‘The year is 1926, and Shanghai hums to the tune of debauchery.
A blood feud between two gangs runs the streets red, leaving the city helpless in the grip of chaos. At the heart of it all is eighteen-year-old Juliette Cai, a former flapper who has returned to assume her role as the proud heir of the Scarlet Gang-a network of criminals far above the law. Their only rivals in power are the White Flowers, who have fought the Scarlets for generations. And behind every move is their heir, Roma Montagov, Juliette’s first love… and first betrayal.
But when gangsters on both sides show signs of instability culminating in clawing their own throats out, the people start to whisper. Of a contagion, a madness. Of a monster in the shadows. As the deaths stack up, Juliette and Roma must set their guns-and grudges-aside and work together, for if they can’t stop this mayhem, then there will be no city left for either to rule.’
These Violent Delights is a hugely enjoyable read based on the story of Romeo and Juliet, taking the components at the heart of Shakespeare’s play and transforming them into something fresh and new, while still maintaining connections with the story that inspired it. I teach Romeo and Juliet to classes every year and I never failed to smile when there was a very subtle (or even a more precise) reference to the dialogue of the play, for the writing is so elegant that it never once feels as if it is simply a new interpretation. The characters, though they may share names with or be styled after their Shakespearean counterparts, are entirely the novel’s own and are beautifully nuanced.
My favourite character has to be Juliette, who is not what one might expect from the character who shares her name in the play. This Juliette is not downtrodden or completely commanded by the men in her family, and there’s more than a slight sense that she could, if she chose, take control of the Scarlet Gang and no longer have to worry about her father’s influence. However, her life has been heavily controlled by concerns for her safety, which has left her feeling trapped between worlds and not entirely sure of her identity, at one turn resentful and at another defiant, angry for what she has lost and how she has had to adapt for the sake of others. Her world is controlled by perceived expectations and a determination not to risk looking weak, in-case her position as her father’s heir should continue to be threatened by her cousin Tyler. Though she has a good deal of freedom, her choices are ultimately not her own, governed by loyalty to her family and the set of rules by which they operate, and while there are moments where she appears viciously proud of who and what she is, there are far more where she resents what she has been made to become and despises how easily she adopts violence, guilt weighing heavy on her for a variety of reasons as she mourns her former self and all else that she has lost.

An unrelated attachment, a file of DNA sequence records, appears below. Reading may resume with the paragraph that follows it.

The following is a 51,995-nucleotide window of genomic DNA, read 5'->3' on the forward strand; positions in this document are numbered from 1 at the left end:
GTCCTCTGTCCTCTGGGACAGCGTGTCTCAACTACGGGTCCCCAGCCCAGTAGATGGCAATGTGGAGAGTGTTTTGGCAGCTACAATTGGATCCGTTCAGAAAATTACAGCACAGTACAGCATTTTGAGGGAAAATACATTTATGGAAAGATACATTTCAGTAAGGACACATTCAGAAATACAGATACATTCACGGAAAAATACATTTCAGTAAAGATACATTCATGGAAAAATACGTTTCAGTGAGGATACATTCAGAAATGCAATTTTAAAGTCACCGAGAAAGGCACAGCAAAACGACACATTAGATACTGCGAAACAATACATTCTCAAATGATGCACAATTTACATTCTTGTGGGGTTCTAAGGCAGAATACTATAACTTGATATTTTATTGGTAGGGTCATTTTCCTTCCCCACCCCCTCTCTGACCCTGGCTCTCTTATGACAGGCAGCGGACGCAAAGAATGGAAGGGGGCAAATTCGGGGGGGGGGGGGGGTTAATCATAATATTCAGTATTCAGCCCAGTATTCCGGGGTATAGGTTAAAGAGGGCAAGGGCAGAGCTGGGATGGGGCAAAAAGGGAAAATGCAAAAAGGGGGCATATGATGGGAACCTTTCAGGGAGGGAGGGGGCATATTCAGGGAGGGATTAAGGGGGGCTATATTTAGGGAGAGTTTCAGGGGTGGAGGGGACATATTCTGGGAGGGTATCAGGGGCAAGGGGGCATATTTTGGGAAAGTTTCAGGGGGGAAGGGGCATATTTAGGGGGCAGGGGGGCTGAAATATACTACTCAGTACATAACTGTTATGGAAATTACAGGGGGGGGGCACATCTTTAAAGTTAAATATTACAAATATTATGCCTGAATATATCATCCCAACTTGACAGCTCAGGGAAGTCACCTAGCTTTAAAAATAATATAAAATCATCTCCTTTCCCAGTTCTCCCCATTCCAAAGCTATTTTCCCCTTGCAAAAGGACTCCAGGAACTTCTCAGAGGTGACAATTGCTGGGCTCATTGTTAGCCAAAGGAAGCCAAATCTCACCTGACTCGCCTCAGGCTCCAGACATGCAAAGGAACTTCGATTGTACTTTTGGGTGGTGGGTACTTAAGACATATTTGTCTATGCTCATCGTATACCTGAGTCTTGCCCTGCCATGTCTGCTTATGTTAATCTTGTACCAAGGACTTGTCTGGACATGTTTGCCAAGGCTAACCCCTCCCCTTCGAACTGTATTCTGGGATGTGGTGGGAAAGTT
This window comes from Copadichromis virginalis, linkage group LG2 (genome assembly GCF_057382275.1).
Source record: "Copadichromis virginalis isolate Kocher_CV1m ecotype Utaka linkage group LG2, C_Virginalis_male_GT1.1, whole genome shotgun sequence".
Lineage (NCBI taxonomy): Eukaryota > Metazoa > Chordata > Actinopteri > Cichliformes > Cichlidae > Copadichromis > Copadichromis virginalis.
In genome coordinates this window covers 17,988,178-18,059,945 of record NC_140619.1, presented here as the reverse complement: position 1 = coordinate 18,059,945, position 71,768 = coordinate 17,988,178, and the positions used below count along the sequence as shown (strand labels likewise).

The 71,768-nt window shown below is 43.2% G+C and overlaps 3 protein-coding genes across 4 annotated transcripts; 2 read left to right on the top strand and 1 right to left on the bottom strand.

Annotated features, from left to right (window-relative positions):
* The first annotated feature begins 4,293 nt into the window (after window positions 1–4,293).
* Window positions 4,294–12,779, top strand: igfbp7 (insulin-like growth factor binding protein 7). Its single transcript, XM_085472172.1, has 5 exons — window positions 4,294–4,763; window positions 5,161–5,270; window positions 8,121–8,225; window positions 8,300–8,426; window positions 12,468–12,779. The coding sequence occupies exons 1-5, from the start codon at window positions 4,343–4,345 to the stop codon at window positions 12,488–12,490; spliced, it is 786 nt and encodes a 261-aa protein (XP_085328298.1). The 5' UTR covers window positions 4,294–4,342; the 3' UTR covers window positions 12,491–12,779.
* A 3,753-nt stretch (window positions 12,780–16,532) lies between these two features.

Her relationship with Roma is a difficult one, and in this instance is not the courtship akin to the play, but the long awaited aftermath of what might have happened had Romeo and Juliet been caught by their families before the events leading to their untimely deaths. This Roma and Juliette have previously been involved, before their loyalties and love were tested by the interference of families more interested in harming each other and gaining the upper hand than considering what’s best for their children (of course, they believe they truly are doing what is best). Now, she is determined not to love him, but understands that needs must and he can be useful to her investigation of the madness that driving people to take their own lives. It’s quite clear that their continued association is going to lead to more than their simply locating information, yet it isn’t a sweet and kind renewing of their affections, but a pairing full of distrust, regret and frustration, the two too embroiled in their rival gangs’ business and their own bitterness over losing how and who they used to be to make anything easy.
The madness stalking the city revolves around the appearance of a monster in the river and the appearance of insects that somehow influence people to attempt to tear out their own throats. Gong doesn’t shy away from using language that provokes a a flinch-worthy response when it comes to description of just how characters succumb to being robbed of all sense and forced to rip into their throats with no weapon but their own hands, which, combined with the idea of the insects and fleeting views of the monster, makes for a rather chilling sense of external evil that meshes well with the simmering tension between the gangs and other residents.
These Violent Delights is a fantastic read and by far the best and most convincing re-imagining of the Romeo and Juliet story that I’ve ever encountered. It’s out in the UK on November 17th! Thank you to Hodderscape for sending me an ARC!